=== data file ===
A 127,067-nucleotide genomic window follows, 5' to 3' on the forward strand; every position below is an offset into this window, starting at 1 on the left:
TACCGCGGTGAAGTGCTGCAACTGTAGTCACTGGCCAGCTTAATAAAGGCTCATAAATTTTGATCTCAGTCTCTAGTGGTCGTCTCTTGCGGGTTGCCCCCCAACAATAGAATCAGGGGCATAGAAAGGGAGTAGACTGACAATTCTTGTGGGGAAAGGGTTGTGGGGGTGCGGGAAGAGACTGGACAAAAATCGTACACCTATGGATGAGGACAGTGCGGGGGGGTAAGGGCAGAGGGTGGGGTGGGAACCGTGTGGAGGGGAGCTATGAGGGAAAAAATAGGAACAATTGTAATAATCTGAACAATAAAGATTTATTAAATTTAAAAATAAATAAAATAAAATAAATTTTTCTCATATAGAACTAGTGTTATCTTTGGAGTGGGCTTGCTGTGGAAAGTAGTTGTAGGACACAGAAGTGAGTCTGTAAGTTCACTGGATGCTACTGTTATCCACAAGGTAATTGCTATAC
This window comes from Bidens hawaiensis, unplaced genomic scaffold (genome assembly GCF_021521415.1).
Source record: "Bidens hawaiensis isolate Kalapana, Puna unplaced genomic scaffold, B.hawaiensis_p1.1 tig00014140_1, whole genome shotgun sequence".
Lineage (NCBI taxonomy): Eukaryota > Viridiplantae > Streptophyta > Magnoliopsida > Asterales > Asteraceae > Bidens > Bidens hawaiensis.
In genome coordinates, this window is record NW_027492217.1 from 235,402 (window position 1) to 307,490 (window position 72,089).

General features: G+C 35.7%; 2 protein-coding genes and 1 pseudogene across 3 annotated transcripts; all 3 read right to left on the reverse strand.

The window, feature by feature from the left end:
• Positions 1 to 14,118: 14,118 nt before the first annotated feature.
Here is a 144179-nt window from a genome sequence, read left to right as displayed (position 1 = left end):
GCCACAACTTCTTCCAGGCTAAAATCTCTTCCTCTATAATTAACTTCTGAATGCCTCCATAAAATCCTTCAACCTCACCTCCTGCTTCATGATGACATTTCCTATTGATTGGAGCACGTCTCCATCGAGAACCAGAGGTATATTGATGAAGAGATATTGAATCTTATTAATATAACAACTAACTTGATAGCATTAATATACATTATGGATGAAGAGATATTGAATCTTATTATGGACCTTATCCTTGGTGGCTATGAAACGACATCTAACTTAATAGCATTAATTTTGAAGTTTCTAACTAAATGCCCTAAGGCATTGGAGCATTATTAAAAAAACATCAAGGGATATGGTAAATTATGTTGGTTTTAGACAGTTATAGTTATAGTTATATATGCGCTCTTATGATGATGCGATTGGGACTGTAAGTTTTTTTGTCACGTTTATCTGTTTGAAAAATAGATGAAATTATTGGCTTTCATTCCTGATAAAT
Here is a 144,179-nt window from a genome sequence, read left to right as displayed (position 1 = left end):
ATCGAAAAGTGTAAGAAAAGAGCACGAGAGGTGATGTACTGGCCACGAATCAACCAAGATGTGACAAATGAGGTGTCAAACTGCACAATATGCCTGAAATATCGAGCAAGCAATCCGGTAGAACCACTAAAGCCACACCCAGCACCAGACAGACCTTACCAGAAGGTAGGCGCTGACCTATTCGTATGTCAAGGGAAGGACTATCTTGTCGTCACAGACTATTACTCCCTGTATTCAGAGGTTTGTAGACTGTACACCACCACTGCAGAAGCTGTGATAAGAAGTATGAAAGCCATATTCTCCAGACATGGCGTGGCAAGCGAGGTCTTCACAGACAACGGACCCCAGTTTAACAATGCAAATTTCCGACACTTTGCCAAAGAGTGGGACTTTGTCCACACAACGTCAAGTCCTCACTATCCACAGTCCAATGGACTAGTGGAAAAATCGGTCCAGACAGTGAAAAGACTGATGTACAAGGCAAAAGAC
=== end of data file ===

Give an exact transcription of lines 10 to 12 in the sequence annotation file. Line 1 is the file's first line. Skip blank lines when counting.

Here is a 144179-nt window from a genome sequence, read left to right as displayed (position 1 = left end):
GCCACAACTTCTTCCAGGCTAAAATCTCTTCCTCTATAATTAACTTCTGAATGCCTCCATAAAATCCTTCAACCTCACCTCCTGCTTCATGATGACATTTCCTATTGATTGGAGCACGTCTCCATCGAGAACCAGAGGTATATTGATGAAGAGATATTGAATCTTATTAATATAACAACTAACTTGATAGCATTAATATACATTATGGATGAAGAGATATTGAATCTTATTATGGACCTTATCCTTGGTGGCTATGAAACGACATCTAACTTAATAGCATTAATTTTGAAGTTTCTAACTAAATGCCCTAAGGCATTGGAGCATTATTAAAAAAACATCAAGGGATATGGTAAATTATGTTGGTTTTAGACAGTTATAGTTATAGTTATATATGCGCTCTTATGATGATGCGATTGGGACTGTAAGTTTTTTTGTCACGTTTATCTGTTTGAAAAATAGATGAAATTATTGGCTTTCATTCCTGATAAAT
Here is a 144,179-nt window from a genome sequence, read left to right as displayed (position 1 = left end):